Reverse sneezing can be sign of nasal problem
Q I have a 12-year-old Papillon who occasionally will have what I am told is reverse sneezing. I understand that this condition is not supposed to be serious, but it seems when it happens, it wears him out. Can you tell me what causes this and any way to treat it? He is already on Benadryl twice a day for allergies.
A: As you may have noted, dogs and cats do not blow their noses. If something is in or irritating their nasal passages, they might sneeze as we do to force it out of their nostrils or they might do what your dog is doing.
A reverse sneeze is where they forcefully inhale inward through their nostrils. It may occur one time or multiple times. It looks terrible to us as the observer, but is not a life-threatening event.
The key to differentiating this from a true life-threatening breathing problem is to watch their mouths. If they are having trouble getting enough oxygen, they will open their mouths to breath, especially when inhaling.
With a reverse sneeze, the mouth is closed and they inhale through their nostrils. This results in a jet of air moving through the nasal passages and hopefully clearing out the problem.
Some pets will have reverse sneezing where no underlying problem can be identified. However, it also can be the first symptom of underlying nasal disease. Dogs and cats can get nasal problems just like people do. For humans, the problem is usually associated with an allergic reaction to something. This is because the inflammatory cells that cause allergies are concentrated in our noses.
This is not the case for pets. It is rare that dogs and cats manifest allergies as nasal disease. Instead, the inflammatory cells that cause allergies are more concentrated in their skin. So instead of having sneezing and runny eyes, they have itchy skin. Even substances they inhale such as pollen will cause itching more often than sneezing.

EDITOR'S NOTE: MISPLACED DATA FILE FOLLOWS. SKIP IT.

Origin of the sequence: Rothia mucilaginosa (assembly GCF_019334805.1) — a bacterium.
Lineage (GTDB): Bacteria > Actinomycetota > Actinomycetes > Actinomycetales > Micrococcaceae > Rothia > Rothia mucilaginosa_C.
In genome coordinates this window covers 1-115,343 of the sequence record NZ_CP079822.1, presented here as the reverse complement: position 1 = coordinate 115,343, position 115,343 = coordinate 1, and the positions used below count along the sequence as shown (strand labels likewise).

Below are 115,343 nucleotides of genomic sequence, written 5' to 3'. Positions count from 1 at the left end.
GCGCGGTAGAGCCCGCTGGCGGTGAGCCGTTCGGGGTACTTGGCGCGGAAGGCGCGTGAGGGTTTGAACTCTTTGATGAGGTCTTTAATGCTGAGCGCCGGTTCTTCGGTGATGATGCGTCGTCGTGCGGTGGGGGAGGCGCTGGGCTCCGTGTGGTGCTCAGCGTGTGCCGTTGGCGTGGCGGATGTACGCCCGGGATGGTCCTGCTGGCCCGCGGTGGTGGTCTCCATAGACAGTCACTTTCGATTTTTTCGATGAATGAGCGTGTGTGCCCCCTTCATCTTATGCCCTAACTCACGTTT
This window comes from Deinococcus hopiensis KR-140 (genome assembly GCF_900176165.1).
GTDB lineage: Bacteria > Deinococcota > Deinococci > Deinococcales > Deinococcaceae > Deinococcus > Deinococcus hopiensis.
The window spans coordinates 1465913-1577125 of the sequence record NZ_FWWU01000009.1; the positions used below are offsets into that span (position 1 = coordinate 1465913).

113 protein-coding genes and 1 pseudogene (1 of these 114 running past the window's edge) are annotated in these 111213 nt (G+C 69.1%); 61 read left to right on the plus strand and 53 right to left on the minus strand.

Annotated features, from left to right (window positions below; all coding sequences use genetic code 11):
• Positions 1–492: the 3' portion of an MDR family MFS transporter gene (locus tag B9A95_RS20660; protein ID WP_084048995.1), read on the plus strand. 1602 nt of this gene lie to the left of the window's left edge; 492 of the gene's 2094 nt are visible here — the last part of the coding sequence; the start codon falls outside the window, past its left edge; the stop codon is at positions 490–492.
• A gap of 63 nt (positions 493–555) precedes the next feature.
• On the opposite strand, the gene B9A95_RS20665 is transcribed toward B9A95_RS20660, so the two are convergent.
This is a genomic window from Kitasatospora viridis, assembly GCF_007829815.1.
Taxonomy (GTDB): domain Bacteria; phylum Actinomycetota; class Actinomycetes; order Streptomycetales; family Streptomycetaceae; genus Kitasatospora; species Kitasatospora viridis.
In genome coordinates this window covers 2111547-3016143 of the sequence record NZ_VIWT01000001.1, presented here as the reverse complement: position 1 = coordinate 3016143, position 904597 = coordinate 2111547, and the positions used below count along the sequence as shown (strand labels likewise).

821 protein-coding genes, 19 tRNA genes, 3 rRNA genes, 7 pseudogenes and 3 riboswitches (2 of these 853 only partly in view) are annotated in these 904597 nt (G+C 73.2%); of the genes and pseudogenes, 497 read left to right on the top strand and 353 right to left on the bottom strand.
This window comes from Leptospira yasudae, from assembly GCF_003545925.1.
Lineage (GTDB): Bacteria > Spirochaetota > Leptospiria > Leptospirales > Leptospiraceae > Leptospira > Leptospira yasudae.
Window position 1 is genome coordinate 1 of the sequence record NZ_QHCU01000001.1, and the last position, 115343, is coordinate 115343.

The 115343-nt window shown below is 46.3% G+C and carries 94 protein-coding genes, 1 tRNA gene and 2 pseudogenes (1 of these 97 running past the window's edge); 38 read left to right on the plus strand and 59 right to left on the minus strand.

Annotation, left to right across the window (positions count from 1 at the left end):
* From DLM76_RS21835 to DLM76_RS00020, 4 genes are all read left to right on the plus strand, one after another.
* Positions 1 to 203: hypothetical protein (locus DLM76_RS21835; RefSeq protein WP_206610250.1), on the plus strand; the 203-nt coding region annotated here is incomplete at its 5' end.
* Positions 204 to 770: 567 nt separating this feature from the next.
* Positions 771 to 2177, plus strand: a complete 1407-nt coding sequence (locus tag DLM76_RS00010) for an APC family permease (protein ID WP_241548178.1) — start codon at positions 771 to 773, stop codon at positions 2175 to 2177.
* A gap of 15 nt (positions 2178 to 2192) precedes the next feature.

So what can make our pets sneeze and sometimes reverse sneeze? Environmental irritants are one cause. These do not result in an allergic reaction but rather irritate the nasal passages, directly resulting in inflammation.
Cigarette smoke is a common culprit. Household cleaners and air fresheners might result in irritation as well. The obvious treatment is to remove the irritant or remove the pet form the irritant.
Nasal tumors, unfortunately, are another major concern in pets. The nasal passages consist of many different tissues, and tumors can arise from any of them. They may start in the nasal passages or sinuses. They might just obstruct the airway or they might produce excessive mucus that will result in sneezing and snorting. Some tumors may erode blood vessels, causing a nose bleed.
The frustrating thing in pets is that they are so good at masking symptoms from us that by the time we recognize there is a problem, the tumors have been growing for months.
The location of these tumors makes surgical removal difficult. This leaves radiation therapy and chemotherapy. Surprisingly, some pets can do well for extended periods with treatment. Fortunately, these tumors are usually slow to spread.